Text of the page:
We witness a massive array of misconceptions and errant expectations concerning signs. Even when Jesus walked this earth, carnally-minded men—though very religious—required signs of Him who Himself was the “Sign which should be spoken against.” It is astounding that in the chapter directly succeeding the account of the feeding of four thousand, the Pharisees and Sadducees asked for a sign (Matt. 16:1)! What evidence of tremendous spiritual dullness—willful dullness. Before Jesus walked away, leaving them “signless,” He promised one sign—that of Jonas. The only sign God gave the Ninevites was that of a man walking their streets, preaching the judgment of God. For the Jews who required a sign, Paul had one response—preaching (1 Cor. 1:22–23). Similarly, the preaching of the everlasting gospel and its effects, are the sign by which God now chooses to convict men of His soon coming. Those who discontentedly look for “other” signs would not believe “though one rose from the dead” (Luke 16:31). Jesus called those that rejected the obvious sign and demanded another, wicked and adulterous hypocrites.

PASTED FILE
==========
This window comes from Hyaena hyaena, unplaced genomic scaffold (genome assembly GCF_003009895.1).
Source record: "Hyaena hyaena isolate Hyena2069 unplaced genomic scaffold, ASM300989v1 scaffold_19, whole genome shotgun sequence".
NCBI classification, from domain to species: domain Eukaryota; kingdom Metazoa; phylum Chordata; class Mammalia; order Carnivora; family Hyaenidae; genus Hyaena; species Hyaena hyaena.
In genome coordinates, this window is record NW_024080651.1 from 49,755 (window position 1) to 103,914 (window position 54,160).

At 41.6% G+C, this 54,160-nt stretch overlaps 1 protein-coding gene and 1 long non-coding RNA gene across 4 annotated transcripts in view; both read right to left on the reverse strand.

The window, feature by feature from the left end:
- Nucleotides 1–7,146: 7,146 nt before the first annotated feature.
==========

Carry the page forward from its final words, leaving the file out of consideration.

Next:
Dear reader, can you not discern the signs of the times? Could anything possibly be more spectacular than the present working of God, namely the gathering of His people and restoring of His church? Even if for no other reason, we beseech you, “believe for the very works’ sake.”